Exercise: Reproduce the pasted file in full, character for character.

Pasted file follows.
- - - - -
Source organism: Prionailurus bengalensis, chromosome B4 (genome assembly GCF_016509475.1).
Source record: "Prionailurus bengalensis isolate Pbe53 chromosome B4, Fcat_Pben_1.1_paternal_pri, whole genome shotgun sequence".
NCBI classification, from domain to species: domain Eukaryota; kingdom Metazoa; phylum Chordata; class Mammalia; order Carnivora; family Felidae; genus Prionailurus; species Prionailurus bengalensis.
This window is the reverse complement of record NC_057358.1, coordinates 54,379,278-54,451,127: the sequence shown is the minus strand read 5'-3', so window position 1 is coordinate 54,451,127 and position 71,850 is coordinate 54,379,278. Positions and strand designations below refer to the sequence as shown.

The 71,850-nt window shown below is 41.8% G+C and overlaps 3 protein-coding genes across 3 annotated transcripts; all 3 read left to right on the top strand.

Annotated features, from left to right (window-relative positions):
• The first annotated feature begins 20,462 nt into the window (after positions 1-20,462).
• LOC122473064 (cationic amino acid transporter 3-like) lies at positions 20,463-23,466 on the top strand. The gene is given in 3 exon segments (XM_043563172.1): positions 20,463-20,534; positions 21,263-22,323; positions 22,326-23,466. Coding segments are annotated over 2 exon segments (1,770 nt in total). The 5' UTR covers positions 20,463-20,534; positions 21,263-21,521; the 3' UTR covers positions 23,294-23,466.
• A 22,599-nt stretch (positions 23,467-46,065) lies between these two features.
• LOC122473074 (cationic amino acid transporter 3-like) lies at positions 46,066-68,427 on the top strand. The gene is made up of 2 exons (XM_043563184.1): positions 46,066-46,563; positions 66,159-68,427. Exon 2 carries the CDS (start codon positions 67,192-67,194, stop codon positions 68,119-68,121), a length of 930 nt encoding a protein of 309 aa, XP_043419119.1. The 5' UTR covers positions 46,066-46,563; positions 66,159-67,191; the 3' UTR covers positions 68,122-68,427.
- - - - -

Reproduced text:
Source organism: Prionailurus bengalensis, chromosome B4 (genome assembly GCF_016509475.1).
Source record: "Prionailurus bengalensis isolate Pbe53 chromosome B4, Fcat_Pben_1.1_paternal_pri, whole genome shotgun sequence".
NCBI classification, from domain to species: domain Eukaryota; kingdom Metazoa; phylum Chordata; class Mammalia; order Carnivora; family Felidae; genus Prionailurus; species Prionailurus bengalensis.
This window is the reverse complement of record NC_057358.1, coordinates 54,379,278-54,451,127: the sequence shown is the minus strand read 5'-3', so window position 1 is coordinate 54,451,127 and position 71,850 is coordinate 54,379,278. Positions and strand designations below refer to the sequence as shown.

The 71,850-nt window shown below is 41.8% G+C and overlaps 3 protein-coding genes across 3 annotated transcripts; all 3 read left to right on the top strand.

Annotated features, from left to right (window-relative positions):
• The first annotated feature begins 20,462 nt into the window (after positions 1-20,462).
• LOC122473064 (cationic amino acid transporter 3-like) lies at positions 20,463-23,466 on the top strand. The gene is given in 3 exon segments (XM_043563172.1): positions 20,463-20,534; positions 21,263-22,323; positions 22,326-23,466. Coding segments are annotated over 2 exon segments (1,770 nt in total). The 5' UTR covers positions 20,463-20,534; positions 21,263-21,521; the 3' UTR covers positions 23,294-23,466.
• A 22,599-nt stretch (positions 23,467-46,065) lies between these two features.
• LOC122473074 (cationic amino acid transporter 3-like) lies at positions 46,066-68,427 on the top strand. The gene is made up of 2 exons (XM_043563184.1): positions 46,066-46,563; positions 66,159-68,427. Exon 2 carries the CDS (start codon positions 67,192-67,194, stop codon positions 68,119-68,121), a length of 930 nt encoding a protein of 309 aa, XP_043419119.1. The 5' UTR covers positions 46,066-46,563; positions 66,159-67,191; the 3' UTR covers positions 68,122-68,427.